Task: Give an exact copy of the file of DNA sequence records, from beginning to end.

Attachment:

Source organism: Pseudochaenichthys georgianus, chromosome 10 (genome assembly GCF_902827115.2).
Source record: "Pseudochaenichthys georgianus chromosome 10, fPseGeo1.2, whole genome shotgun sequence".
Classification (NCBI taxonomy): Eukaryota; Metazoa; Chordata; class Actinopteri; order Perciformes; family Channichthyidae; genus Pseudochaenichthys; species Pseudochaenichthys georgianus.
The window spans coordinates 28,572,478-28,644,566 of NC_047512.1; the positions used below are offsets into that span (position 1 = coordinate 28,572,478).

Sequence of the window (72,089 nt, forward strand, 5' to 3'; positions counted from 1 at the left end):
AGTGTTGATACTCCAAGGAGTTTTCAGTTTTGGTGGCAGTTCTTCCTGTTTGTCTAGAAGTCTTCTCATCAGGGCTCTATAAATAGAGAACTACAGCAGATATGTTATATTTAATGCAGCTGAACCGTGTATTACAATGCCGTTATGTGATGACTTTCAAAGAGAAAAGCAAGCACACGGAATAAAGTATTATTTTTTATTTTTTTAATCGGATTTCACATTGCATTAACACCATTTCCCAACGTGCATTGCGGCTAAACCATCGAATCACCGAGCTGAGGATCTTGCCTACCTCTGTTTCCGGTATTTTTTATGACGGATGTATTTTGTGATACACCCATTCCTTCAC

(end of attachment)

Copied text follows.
Source organism: Pseudochaenichthys georgianus, chromosome 10 (genome assembly GCF_902827115.2).
Source record: "Pseudochaenichthys georgianus chromosome 10, fPseGeo1.2, whole genome shotgun sequence".
Classification (NCBI taxonomy): Eukaryota; Metazoa; Chordata; class Actinopteri; order Perciformes; family Channichthyidae; genus Pseudochaenichthys; species Pseudochaenichthys georgianus.
The window spans coordinates 28,572,478-28,644,566 of NC_047512.1; the positions used below are offsets into that span (position 1 = coordinate 28,572,478).

Sequence of the window (72,089 nt, forward strand, 5' to 3'; positions counted from 1 at the left end):
AGTGTTGATACTCCAAGGAGTTTTCAGTTTTGGTGGCAGTTCTTCCTGTTTGTCTAGAAGTCTTCTCATCAGGGCTCTATAAATAGAGAACTACAGCAGATATGTTATATTTAATGCAGCTGAACCGTGTATTACAATGCCGTTATGTGATGACTTTCAAAGAGAAAAGCAAGCACACGGAATAAAGTATTATTTTTTATTTTTTTAATCGGATTTCACATTGCATTAACACCATTTCCCAACGTGCATTGCGGCTAAACCATCGAATCACCGAGCTGAGGATCTTGCCTACCTCTGTTTCCGGTATTTTTTATGACGGATGTATTTTGTGATACACCCATTCCTTCAC